#PM Cost Management—Cost Risk

Cost risk is a concept of the cost management knowledge area that touches upon the knowledge areas of risk and procurements. This is because it refers to which party, the buyer or the seller, is at risk of bearing the additional costs if the cost of the goods or services ends up being more than the amount agreed upon in the procurement contract.

Here’s a chart comparing the three main types of procurement contracts:

Procurement Contract Explanation Cost risk Main use
1. Fixed Price (FP) Buyer pays seller a fixed price for producing goods or services Seller Well-defined scope and resource requirements
2. Time and material (T&M) Buyer pays seller on a per-hour or per-item basis Seller/Buyer Scope defined, but resource requirements uncertain
3. Cost reimbursable (CR) Buyer pays seller costs incurred for producing goods or services Buyer Scope uncertain

Here’s an explanation of why the cost risk is listed as in the above chart:

1. Fixed Price (FP)

Let’s take an example of a fixed price contract where the buyer agrees to pay the seller $5000 for producing a component that the buyer needs to put in the product it is manufacturing. If the actual costs for the seller producing the component end up being $6000, and the seller is still paid only $5,000 by the buyer, this means the seller loses $1,000 in profit on the contract.

So the seller will usually want to see the scope defined in the statement of work to be as clearly defined as possible, and the resource requirements to also be clear to the seller in order to control the cost risk. In this way, the seller will know whether the company can produce the goods or services for a profit or not.

2. Time and material (T&M)

Here the cost risk is somewhere in between that of a fixed price and cost reimbursable contract because the price per hour or per item is fixed, but the amount of resources required from the seller is unknown. The buyer will want to put limits ahead of time on the amount of hours or items it will agree to pay for in order to limit its cost risk.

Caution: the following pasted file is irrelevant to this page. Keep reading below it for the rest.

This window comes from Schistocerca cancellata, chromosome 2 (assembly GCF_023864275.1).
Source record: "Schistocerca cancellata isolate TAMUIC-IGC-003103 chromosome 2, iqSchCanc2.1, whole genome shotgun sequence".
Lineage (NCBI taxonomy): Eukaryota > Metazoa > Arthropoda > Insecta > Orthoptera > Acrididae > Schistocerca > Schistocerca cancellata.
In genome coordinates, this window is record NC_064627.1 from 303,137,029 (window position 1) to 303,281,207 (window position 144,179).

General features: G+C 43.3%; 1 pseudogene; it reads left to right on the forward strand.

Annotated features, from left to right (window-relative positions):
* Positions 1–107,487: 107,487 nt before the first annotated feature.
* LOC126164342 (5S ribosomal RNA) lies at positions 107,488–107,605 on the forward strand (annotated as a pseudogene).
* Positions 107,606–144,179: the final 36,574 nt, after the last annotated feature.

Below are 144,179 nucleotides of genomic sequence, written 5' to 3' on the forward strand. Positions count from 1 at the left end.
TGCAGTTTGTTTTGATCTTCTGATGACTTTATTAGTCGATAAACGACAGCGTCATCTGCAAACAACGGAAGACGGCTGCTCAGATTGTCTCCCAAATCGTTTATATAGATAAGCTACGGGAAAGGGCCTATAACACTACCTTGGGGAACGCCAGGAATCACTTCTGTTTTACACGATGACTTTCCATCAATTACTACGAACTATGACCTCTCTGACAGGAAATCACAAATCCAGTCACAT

3. Cost reimbursable (CR)

If the scope is uncertain, especially in cases where the buyer is creating some new product it has never produced before, the cost reimbursable contract is probably the type the seller would prefer because if the costs end up being higher than anticipated, the buyer will pay for those additional costs. Here it is the buyer who will want to define in the contract as clearly as possible what the allowable reimbursable costs are in order to control the cost risk.

Because of the asymmetrical risk between the buyer and seller, they can end up working at cross purposes. Therefore, there are systems of incentives which can be added to the basic contract types in order to make the interests of the buyer and the seller more nearly coincide. The details of these subtypes of contract under the three basic types listed above will be taken up in the posts on the Procurement knowledge area.

The next post will deal with the elements of the cost management plan.

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